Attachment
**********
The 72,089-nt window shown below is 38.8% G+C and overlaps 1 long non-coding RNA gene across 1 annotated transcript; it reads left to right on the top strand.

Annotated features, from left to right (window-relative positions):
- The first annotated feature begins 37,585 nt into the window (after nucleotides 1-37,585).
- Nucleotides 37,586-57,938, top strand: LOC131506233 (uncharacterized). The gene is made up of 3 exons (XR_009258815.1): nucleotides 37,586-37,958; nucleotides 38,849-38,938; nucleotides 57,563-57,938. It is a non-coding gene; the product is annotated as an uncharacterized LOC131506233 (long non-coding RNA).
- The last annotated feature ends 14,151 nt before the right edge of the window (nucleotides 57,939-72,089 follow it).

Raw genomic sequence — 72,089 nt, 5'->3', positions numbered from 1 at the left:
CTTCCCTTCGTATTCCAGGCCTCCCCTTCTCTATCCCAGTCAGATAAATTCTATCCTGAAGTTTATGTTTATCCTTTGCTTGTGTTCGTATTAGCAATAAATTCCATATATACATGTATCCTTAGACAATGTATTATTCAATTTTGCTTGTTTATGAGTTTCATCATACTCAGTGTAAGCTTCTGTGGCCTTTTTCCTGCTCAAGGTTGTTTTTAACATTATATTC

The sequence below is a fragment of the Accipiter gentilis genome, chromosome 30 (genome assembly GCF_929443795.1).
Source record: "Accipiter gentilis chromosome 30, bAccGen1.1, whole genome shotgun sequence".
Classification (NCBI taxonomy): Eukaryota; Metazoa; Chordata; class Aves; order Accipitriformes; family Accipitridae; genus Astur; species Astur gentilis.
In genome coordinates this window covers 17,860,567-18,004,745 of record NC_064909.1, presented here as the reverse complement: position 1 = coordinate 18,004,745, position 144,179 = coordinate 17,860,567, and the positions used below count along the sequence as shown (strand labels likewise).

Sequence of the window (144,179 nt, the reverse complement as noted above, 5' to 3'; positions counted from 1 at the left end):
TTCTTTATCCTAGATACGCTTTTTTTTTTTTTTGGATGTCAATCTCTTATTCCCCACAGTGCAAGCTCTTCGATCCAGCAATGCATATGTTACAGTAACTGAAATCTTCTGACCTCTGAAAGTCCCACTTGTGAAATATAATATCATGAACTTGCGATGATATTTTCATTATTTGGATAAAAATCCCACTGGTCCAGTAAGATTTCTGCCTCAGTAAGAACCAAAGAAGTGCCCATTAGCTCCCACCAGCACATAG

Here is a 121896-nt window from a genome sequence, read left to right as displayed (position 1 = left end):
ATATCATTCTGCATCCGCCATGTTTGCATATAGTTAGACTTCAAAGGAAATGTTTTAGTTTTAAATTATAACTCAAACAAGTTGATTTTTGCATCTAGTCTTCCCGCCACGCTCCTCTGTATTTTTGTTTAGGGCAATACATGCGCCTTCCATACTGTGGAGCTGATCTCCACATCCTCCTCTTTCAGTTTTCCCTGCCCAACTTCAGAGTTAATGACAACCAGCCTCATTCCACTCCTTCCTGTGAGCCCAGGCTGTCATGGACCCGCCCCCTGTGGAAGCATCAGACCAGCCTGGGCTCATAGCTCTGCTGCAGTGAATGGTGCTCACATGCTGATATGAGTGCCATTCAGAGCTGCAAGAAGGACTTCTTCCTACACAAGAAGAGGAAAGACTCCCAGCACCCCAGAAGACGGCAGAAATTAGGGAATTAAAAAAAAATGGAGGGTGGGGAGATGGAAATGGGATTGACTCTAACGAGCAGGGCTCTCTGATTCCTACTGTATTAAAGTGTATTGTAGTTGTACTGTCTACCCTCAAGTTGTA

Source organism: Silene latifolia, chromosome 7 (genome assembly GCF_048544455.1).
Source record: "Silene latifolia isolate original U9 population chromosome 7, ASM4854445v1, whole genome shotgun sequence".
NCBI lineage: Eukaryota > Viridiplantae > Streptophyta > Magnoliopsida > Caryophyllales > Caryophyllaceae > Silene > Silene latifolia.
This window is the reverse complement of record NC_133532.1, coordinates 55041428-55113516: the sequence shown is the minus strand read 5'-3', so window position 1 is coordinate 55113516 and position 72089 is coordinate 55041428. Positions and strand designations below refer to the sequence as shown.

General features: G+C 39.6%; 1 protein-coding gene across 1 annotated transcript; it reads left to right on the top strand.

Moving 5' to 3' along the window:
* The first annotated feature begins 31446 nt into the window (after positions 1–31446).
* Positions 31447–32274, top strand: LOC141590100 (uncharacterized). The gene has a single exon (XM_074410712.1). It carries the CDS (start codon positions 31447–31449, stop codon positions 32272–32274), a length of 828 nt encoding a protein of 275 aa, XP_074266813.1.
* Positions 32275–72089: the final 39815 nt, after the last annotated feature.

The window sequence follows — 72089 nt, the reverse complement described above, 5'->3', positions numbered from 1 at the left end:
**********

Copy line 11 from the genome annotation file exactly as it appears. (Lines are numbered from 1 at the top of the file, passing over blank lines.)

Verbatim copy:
In genome coordinates this window covers 17,860,567-18,004,745 of record NC_064909.1, presented here as the reverse complement: position 1 = coordinate 18,004,745, position 144,179 = coordinate 17,860,567, and the positions used below count along the sequence as shown (strand labels likewise).